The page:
Tracktown, USA: Last night’s recap and 1500m Previews


by Chris McClung

Epic. That is the only way to describe last night in Tracktown. I am lucky enough to be in Eugene, OR now and was at the stadium last night to witness the events of the night including 5K finals. I have been to historic Hayward Field before but never during a track meet and definitely not during the Olympic Trials. Words cannot describe the mix of excitement, anxiety, passion, joy, suffering, and hope that fills that place, not just from last night but whispering from thousands of races past where hopes and dreams were made or dashed on the oval in the middle. If you haven’t watched a track meet at Hayward Field, it should be on your bucket list.

There were so many great moments last night that brought goosebumps to my skin, more so than any chill that came with the mid-50 temperatures and rain.

Some of the highlights:

The Men’s Discus:

I know nothing about the discus throw and can say that I have never paid attention to the sport. Last night, the final of the men’s discus was on the infield as other running events were taking place on the track. Often times, the field events go unnoticed, since everyone is paying attention to something else.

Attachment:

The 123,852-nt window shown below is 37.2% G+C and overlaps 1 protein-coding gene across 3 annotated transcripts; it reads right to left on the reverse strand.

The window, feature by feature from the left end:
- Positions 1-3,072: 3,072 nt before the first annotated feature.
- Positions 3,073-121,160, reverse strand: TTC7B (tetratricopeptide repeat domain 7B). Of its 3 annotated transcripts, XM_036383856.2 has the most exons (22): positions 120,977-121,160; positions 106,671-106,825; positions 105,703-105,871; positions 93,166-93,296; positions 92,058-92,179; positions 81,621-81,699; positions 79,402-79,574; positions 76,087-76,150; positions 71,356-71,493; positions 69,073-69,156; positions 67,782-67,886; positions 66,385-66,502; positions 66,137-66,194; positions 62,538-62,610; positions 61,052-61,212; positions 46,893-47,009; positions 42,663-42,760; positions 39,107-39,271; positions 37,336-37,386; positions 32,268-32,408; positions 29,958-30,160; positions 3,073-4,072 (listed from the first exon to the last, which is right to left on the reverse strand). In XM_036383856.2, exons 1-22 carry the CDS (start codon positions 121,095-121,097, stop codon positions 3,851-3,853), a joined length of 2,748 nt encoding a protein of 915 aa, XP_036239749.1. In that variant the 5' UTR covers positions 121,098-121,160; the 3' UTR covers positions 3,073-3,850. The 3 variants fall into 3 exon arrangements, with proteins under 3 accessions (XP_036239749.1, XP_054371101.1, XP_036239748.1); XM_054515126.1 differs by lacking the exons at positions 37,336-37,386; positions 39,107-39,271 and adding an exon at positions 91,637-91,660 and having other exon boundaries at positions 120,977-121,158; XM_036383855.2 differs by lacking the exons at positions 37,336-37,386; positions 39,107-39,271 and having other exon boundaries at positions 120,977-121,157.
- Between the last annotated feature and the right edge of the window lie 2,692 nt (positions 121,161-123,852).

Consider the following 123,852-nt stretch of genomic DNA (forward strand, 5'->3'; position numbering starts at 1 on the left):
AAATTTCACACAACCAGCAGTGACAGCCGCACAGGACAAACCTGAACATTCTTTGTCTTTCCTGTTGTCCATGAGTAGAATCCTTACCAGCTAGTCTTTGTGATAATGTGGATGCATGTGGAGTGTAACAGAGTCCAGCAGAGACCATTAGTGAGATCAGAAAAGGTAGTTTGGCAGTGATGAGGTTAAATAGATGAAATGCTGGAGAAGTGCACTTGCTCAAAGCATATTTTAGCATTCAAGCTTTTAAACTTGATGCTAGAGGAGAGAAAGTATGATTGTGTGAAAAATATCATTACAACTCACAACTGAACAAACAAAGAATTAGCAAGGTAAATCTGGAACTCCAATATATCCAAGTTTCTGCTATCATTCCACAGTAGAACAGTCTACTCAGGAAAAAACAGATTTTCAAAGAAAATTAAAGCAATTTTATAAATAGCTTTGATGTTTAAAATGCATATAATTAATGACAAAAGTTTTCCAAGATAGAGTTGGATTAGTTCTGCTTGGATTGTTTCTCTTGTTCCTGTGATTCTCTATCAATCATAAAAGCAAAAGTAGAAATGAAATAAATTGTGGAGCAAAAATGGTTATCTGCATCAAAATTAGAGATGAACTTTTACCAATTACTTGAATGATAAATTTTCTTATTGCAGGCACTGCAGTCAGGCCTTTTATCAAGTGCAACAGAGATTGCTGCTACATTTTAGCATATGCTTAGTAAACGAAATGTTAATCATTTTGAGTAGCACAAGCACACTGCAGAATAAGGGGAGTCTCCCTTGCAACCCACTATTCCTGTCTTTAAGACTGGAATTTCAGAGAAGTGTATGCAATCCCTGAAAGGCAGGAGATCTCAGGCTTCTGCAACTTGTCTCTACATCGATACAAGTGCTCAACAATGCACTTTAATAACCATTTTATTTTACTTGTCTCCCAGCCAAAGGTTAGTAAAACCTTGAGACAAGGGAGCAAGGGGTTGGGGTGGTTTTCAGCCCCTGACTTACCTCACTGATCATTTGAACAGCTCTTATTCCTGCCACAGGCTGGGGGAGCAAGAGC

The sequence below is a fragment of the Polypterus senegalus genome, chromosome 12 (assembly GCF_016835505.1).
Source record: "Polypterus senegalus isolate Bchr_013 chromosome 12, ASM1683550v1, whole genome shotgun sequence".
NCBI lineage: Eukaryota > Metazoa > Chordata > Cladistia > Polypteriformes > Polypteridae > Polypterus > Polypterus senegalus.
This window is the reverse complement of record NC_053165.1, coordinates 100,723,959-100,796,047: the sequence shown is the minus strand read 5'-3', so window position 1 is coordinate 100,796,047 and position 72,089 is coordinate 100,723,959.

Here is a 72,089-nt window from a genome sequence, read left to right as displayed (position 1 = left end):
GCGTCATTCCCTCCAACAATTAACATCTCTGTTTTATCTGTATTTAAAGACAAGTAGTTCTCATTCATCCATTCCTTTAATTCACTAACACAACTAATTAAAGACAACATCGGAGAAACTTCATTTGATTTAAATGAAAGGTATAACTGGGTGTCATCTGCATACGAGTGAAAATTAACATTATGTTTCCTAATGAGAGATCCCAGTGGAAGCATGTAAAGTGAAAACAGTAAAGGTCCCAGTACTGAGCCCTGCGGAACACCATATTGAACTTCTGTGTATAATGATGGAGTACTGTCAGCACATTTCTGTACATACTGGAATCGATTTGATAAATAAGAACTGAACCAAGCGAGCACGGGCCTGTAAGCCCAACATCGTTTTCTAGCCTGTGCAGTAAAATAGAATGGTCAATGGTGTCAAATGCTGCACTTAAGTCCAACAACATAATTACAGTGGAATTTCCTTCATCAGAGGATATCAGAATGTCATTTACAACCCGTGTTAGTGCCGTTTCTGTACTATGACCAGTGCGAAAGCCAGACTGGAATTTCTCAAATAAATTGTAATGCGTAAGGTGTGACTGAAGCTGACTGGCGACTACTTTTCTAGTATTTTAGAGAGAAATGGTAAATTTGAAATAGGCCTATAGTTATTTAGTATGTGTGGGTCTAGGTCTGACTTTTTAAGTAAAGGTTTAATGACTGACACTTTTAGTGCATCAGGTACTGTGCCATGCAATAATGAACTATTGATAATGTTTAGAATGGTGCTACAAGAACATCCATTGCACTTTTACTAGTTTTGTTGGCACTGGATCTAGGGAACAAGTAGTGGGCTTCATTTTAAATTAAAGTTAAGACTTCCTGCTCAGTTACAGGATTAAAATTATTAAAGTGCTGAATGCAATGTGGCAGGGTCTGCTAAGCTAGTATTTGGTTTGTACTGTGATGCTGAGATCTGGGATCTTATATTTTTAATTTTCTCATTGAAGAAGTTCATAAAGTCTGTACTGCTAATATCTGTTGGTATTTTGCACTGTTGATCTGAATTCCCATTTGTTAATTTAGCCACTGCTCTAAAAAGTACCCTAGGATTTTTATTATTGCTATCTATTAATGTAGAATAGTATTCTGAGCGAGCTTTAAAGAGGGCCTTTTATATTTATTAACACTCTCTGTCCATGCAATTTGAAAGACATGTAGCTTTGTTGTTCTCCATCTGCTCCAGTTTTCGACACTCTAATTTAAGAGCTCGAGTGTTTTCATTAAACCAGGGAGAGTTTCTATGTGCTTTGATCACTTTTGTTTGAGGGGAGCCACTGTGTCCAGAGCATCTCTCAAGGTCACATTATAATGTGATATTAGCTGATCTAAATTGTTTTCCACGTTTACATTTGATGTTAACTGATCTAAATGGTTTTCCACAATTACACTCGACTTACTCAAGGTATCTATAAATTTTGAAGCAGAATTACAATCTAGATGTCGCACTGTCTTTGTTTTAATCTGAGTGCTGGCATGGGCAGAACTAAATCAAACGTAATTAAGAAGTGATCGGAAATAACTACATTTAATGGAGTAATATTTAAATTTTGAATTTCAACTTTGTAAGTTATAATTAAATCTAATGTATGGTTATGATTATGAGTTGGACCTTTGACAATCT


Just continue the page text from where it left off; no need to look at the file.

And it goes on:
Last night was different. The crowd became aware that the man leading the discus still needed the A standard distance to make the team, otherwise the next 3 athletes on the list would go in his place even if he won the night. It was down to his final throw, and he needed to throw 2 more feet on his next one to make the team. 22,000 people started clapping in unison to show their support as he approached the throwing circle. We continued clapping as he began to feed off of the energy and encourage us to get louder. The next few moments seemed to last for minutes as he spun, threw, and unleashed a throw that was initially wobbling but then leveled to fly clean and true. It was the most beautiful, arching throw of the night. The crowd watched and then gasped as we knew that it was a good one but that it would be close. Silence replaced the clapping and cheers as we all waited on his distance to pop up on the scoreboard, knowing that he needed to clear 213 feet to make the team.